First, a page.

Thursday, June 08, 2017

Theory Jobs 2017

In the fall we point to theory jobs, in the spring we see who got them. Like last year and years past I created a fully editable Google Spreadsheet to crowd source who is going where. Ground rules:
  • I set up separate sheets for faculty, industry and postdoc/visitors.
  • People should be connected to theoretical computer science, broadly defined.
  • Only add jobs that you are absolutely sure have been offered and accepted. This is not the place for speculation and rumors.
  • You are welcome to add yourself, or people your department has hired.
This document will continue to grow as more jobs settle. So check it often.


Monday, June 05, 2017

Big News on W(3,r) !

This is a JOINT POST with   Evangelos Georgiadis who brought this problem to my attention.)

In 2010 I posted about how dense a set of integers has to be before you know there is a 3-AP in it (a 3-AP is a set of three numbers equally spaced). Such results were motivated by and are applied to getting upper bounds on

W(3,r) = the least W such that any r-coloring of {1,...,W} has a monochromatic 3-AP.

That blog, which also has history and context, is here

At the time of that post the following was known (and had just been proven by Sanders see here)

If A ⊂  {1,...,N} and |A|  ≥ N*(log log N)5  / log N  then A has a 3-AP

and hence

W(3,r) ≤ 2r(log r)5

(Added later: Bloom's paper (see link on next line) reports that Sanders result is a bit weaker than claimed- the 5's should be 6's, calculation error.)

This has now been improved!. Thomas Bloom, in this paper has shown

If A ⊂  {1,...,N} and |A|  ≥ N*(log log N)4  / log N  then A has a 3-AP

and hence

W(3,r) ≤ 2r(log r)4

An easy prob argument gives

W(3,r)  ≥ r3/2

So is W(3,r)'s growth rate poly? Exp? in between? Is there a connection to SAT?

One can phrase the question  W(k,r)=m as asking of a certain Boolean Formula is it satisfiable.  IF we can get theorems about that kind of formula, that might help.

However, I doubt that it has much real connection to the general SAT problem.

I don't know if the consensus of the community is that W(3,r) is poly or exp.

(Warning: I've seen W(3,r) to mean something else: W(3,r) is the least W such that any 2-coloring of {1,...,W} with colors 0 and 1 has either a 0-colored 3-AP or a 1-colored k-AP. This is NOT the function we are talking about, though that one is also interesting. )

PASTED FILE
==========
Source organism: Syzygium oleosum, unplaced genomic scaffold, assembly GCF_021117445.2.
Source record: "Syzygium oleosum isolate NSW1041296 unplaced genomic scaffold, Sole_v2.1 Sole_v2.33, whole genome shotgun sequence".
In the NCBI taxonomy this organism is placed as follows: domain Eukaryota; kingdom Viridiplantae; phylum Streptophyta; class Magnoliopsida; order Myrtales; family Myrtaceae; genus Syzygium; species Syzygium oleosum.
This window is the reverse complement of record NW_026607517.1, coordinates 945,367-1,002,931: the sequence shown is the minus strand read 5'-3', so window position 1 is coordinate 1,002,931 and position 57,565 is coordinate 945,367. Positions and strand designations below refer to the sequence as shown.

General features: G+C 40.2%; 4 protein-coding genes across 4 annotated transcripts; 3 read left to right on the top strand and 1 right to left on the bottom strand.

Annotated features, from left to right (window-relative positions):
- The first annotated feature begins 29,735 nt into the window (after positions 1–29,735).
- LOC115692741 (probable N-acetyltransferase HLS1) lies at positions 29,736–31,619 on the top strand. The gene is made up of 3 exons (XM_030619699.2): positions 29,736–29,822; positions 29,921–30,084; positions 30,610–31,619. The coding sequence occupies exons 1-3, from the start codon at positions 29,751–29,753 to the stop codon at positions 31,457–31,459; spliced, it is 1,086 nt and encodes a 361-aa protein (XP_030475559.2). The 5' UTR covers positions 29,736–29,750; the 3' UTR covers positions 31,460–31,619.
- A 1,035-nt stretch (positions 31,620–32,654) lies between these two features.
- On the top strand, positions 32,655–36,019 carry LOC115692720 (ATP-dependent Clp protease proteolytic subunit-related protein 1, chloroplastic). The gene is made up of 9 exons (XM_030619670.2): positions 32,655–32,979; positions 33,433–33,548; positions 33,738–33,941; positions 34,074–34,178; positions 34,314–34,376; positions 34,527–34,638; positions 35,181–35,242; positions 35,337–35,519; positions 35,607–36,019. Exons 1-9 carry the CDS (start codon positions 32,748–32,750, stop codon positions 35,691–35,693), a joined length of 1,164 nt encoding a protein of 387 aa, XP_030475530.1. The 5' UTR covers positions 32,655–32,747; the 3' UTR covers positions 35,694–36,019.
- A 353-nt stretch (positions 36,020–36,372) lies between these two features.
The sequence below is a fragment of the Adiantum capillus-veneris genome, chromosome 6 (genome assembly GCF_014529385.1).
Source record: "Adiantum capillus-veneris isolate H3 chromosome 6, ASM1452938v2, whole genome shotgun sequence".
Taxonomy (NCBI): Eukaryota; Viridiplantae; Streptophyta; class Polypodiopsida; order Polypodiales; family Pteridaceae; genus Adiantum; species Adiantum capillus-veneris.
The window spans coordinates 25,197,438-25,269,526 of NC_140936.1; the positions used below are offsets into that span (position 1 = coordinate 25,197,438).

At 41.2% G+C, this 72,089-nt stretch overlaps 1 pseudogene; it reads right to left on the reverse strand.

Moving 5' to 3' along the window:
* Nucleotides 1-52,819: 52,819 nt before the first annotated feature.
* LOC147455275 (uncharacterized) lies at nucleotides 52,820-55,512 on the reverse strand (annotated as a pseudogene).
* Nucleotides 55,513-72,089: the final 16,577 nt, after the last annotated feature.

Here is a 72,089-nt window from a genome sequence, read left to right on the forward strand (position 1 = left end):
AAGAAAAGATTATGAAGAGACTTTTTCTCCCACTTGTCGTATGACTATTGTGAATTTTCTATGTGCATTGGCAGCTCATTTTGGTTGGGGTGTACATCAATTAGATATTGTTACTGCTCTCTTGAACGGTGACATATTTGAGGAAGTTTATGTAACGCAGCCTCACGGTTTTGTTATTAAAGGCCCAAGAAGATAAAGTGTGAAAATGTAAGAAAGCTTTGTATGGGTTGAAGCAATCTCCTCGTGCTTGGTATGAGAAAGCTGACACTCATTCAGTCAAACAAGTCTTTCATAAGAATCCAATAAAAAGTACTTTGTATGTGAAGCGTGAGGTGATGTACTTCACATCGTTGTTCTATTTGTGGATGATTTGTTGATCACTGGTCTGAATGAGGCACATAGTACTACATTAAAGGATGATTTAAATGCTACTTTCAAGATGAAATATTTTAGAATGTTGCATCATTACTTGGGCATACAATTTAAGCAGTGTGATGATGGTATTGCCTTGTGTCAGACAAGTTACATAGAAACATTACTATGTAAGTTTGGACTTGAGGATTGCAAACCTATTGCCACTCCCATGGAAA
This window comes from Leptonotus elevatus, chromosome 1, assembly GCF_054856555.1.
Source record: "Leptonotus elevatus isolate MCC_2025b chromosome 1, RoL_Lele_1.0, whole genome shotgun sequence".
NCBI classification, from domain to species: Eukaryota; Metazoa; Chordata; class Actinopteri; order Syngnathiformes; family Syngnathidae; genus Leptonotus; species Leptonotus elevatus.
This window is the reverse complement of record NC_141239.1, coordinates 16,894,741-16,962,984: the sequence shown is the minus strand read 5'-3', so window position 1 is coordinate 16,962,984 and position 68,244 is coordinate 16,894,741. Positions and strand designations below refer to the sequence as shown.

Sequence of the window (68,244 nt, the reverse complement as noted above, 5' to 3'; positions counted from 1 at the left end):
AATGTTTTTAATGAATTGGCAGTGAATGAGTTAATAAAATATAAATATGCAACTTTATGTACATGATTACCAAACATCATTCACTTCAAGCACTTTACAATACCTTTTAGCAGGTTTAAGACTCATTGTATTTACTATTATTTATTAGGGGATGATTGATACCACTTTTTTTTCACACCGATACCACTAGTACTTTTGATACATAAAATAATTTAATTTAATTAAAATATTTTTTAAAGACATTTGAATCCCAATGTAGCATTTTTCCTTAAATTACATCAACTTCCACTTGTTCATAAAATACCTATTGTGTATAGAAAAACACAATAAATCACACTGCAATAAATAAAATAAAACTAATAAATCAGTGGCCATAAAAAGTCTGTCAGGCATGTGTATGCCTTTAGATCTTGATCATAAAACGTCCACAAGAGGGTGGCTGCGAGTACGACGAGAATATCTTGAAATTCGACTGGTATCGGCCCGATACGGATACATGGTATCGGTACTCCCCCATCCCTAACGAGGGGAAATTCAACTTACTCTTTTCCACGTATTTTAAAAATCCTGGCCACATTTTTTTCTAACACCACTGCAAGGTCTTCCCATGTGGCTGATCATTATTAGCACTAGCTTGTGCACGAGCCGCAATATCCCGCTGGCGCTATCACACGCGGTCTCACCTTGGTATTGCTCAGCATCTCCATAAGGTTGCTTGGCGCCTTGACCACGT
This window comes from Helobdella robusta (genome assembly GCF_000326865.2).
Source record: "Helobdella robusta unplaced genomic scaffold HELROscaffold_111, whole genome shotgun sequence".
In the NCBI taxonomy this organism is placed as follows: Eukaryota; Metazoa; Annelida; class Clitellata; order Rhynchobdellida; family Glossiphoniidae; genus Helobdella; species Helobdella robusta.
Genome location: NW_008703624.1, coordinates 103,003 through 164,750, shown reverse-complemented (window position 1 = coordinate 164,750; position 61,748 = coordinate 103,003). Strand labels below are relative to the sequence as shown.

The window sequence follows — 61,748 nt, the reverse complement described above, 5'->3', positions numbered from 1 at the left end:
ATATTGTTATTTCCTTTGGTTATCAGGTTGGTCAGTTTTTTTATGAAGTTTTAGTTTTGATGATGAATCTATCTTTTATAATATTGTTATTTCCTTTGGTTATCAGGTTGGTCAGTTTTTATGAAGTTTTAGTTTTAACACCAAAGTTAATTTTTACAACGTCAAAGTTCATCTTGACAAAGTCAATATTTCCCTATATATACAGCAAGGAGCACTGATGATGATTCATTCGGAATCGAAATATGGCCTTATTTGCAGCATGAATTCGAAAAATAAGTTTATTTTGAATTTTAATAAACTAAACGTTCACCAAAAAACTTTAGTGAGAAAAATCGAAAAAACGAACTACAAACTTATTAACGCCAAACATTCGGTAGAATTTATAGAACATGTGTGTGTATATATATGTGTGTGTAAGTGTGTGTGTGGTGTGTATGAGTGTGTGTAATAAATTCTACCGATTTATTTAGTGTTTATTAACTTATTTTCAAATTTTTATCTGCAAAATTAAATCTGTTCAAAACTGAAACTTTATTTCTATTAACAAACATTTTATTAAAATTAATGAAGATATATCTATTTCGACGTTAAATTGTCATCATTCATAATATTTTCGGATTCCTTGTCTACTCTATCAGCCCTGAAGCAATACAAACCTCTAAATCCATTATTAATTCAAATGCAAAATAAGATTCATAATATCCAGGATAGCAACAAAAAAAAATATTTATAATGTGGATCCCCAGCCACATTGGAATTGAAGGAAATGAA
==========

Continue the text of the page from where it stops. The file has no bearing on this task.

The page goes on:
ADDED LATER: Knuth's Volume 4, Fascicle 6 has theorems about this W(3,r)

ADDED LATER: A commenter said that a simple prob greedy algorithm using salem-spencer sets

W(3,r) ≥ exp(C (ln r)2)

I reconstructed the proof from these comments, though using Behrends sets instead of SS

The proof is here: here

Thursday, June 01, 2017

Who Sets Policy?

In April the New York Times Magazine ran an article Is it O.K. to Tinker with the Environment to Fight Climate Change?  The article asks about the ethics of even running tests on such methods and has this quote froms David Battisti, an atmospheric scientist at UW.
Name a technology humans have developed that they haven't used. I can't think of any. So we can work on this for sure. But we are in this dilemma: Once we do develop this technology, it will be tempting to use it.
The article skirts the question on who makes this decision. Maybe the United Nations after some unlikely agreement among major powers. But what if the UN doesn't act and some billionaire decides to fund a project?

As computer scientists we start to face these questions as software in our hyper-connected world starts to change society in unpredictable ways. How do we balance privacy, security, usability and fairness in communications and machine learning? What about net neutrality, self-driving cars, autonomous military robots? Job disruption from automation?

We have governments to deal with these challenges. But the world seems to have lost trust in its politicians and governments don't agree. How does one set different rules across states and countries which apply to software services over the Internet?

All too often companies set these policies, at least the default policies until government steps in. Uber didn't ask permission to completely change the paid-ride business and only a few places pushed back. Google, Facebook, etc. use machine learning with abandon, until some governments try and reign them in. The Department of Defense and the NSA, in some sense industries within government, set their policies often without public debate.

What is our role as computer scientists? It's not wrong to create the technologies, but we should acknowledge the ethical questions that come with them and what we technically can and cannot do to address them. Keep people informed so the decision makers, whomever they be, at least have the right knowledge to make their choices.